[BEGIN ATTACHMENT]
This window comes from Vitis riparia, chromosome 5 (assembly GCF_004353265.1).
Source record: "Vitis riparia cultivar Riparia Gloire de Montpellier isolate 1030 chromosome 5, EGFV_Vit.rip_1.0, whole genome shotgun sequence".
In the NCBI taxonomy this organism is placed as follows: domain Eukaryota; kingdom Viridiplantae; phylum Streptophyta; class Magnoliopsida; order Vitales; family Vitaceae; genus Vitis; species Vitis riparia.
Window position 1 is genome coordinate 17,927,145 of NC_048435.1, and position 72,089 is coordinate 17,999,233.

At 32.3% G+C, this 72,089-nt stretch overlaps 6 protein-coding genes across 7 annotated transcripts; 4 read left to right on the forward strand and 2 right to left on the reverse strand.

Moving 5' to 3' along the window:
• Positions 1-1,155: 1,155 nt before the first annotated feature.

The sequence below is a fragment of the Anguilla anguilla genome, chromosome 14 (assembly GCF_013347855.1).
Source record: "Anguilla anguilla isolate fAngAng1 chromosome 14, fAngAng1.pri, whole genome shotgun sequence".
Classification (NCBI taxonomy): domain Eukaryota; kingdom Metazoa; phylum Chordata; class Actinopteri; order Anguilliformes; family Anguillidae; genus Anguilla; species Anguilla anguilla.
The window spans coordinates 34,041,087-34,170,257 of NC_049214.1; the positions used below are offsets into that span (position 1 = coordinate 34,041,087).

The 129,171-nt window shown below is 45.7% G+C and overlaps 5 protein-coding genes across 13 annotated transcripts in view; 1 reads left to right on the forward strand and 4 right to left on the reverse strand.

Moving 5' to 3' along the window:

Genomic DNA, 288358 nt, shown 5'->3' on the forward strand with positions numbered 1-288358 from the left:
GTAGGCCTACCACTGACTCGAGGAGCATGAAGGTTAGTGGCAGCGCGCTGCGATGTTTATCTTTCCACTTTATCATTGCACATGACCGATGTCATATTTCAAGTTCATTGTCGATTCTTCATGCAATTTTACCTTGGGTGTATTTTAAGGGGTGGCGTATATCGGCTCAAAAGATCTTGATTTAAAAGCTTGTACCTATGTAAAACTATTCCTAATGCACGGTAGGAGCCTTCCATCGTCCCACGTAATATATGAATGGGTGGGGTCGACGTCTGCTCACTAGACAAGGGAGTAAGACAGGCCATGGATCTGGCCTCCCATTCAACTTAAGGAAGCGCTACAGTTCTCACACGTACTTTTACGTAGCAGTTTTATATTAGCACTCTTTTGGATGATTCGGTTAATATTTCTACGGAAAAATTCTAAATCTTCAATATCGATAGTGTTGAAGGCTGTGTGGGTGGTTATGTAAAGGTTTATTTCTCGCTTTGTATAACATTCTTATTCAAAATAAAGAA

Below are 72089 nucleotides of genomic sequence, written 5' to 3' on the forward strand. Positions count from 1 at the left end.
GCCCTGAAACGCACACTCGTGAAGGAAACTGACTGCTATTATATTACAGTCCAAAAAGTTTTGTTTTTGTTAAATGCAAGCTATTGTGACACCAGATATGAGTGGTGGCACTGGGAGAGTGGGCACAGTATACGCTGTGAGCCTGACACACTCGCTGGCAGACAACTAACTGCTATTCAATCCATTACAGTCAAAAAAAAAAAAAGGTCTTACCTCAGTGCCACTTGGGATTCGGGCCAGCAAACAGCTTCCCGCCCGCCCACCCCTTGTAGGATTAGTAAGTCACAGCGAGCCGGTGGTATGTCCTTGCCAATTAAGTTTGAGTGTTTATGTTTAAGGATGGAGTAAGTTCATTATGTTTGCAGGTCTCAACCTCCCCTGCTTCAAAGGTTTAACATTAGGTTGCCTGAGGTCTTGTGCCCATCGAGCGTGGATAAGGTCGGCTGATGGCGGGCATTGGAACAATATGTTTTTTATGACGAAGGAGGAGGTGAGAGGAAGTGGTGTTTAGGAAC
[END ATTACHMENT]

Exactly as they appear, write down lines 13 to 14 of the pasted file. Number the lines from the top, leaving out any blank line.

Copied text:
Moving 5' to 3' along the window:

Genomic DNA, 288358 nt, shown 5'->3' on the forward strand with positions numbered 1-288358 from the left: